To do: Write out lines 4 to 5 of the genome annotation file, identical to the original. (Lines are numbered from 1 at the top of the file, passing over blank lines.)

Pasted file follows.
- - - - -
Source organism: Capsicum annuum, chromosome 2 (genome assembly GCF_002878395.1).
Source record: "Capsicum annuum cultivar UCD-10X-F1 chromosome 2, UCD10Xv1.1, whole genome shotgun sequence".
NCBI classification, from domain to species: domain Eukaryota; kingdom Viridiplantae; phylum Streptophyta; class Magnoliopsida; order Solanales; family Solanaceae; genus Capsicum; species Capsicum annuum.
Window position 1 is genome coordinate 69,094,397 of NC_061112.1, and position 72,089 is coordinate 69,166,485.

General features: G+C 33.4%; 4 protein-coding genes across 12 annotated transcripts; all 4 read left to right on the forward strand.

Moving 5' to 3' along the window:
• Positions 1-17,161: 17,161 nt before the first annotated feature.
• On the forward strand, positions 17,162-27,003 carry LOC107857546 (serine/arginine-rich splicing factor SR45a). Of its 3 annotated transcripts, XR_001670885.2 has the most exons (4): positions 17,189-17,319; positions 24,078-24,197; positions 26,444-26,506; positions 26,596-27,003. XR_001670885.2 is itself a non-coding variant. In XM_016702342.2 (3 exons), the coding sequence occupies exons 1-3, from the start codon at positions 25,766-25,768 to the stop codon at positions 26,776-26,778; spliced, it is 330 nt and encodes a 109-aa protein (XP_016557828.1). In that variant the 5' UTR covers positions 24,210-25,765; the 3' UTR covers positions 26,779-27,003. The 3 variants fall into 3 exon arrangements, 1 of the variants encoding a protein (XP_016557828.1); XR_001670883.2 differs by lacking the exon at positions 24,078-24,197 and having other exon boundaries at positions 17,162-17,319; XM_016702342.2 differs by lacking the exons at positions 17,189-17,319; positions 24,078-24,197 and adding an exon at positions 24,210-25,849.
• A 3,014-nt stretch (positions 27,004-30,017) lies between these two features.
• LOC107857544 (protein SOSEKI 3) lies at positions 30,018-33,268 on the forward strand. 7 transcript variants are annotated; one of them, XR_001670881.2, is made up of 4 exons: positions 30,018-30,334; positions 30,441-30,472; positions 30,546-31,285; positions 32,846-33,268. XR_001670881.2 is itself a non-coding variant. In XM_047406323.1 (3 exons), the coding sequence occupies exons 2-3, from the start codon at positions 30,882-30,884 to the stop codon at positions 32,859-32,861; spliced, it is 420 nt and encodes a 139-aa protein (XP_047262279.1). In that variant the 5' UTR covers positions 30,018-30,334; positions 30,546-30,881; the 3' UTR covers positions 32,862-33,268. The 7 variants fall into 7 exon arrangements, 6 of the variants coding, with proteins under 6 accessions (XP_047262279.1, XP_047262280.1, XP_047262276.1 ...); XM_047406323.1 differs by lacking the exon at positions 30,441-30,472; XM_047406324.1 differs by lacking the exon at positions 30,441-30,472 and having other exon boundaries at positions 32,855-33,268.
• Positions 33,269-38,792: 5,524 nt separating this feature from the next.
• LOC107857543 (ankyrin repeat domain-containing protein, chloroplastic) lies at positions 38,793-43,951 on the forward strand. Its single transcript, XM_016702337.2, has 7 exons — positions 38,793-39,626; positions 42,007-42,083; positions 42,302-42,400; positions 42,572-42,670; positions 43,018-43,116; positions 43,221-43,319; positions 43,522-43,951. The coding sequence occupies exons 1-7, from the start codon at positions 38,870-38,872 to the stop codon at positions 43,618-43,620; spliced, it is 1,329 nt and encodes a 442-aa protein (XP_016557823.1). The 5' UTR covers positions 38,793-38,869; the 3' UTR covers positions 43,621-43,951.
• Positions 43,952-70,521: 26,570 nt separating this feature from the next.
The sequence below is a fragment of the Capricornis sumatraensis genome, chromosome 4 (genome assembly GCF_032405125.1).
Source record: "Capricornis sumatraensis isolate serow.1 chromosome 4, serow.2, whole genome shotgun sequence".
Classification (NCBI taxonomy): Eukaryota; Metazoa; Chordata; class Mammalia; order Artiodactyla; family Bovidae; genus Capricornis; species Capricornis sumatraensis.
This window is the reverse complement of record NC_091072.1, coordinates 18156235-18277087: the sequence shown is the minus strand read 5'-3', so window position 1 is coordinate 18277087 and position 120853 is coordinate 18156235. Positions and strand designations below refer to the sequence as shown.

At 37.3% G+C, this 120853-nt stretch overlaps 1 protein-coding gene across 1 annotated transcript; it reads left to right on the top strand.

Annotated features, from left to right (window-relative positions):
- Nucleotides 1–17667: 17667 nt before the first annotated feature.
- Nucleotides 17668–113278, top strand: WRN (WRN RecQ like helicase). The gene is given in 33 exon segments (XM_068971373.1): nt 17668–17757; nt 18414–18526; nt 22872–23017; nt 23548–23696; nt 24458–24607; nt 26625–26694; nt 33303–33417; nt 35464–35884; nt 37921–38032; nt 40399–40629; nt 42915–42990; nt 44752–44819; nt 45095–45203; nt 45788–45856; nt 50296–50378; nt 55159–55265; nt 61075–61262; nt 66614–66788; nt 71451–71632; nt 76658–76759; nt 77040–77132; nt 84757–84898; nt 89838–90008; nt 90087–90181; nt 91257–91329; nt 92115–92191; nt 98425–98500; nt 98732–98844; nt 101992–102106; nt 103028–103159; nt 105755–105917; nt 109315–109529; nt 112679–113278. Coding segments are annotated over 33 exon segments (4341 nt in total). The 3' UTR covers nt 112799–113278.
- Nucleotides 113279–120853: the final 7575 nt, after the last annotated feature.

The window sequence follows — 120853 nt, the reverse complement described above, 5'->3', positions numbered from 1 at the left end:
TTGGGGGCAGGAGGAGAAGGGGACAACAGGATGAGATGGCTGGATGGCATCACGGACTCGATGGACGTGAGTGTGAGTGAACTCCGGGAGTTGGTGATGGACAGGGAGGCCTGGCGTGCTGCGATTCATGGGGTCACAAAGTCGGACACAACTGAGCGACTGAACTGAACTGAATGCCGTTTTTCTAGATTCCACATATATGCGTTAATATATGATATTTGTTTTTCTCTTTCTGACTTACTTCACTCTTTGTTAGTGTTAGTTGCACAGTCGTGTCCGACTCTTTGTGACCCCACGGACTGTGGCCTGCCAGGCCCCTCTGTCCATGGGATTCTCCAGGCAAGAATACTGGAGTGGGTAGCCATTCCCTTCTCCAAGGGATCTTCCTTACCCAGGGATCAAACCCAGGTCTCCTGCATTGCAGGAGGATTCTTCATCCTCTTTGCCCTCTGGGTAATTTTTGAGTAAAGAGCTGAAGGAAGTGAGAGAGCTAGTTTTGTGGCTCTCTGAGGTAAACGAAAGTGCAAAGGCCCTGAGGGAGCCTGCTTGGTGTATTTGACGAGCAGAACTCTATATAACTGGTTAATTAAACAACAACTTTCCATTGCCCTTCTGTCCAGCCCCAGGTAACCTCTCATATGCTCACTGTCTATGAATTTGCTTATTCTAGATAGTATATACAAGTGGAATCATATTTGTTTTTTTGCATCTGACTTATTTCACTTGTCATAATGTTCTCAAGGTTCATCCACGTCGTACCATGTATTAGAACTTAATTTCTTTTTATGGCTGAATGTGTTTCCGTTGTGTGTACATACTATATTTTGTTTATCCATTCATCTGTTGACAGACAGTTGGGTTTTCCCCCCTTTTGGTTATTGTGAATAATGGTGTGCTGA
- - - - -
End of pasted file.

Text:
Window position 1 is genome coordinate 69,094,397 of NC_061112.1, and position 72,089 is coordinate 69,166,485.

General features: G+C 33.4%; 4 protein-coding genes across 12 annotated transcripts; all 4 read left to right on the forward strand.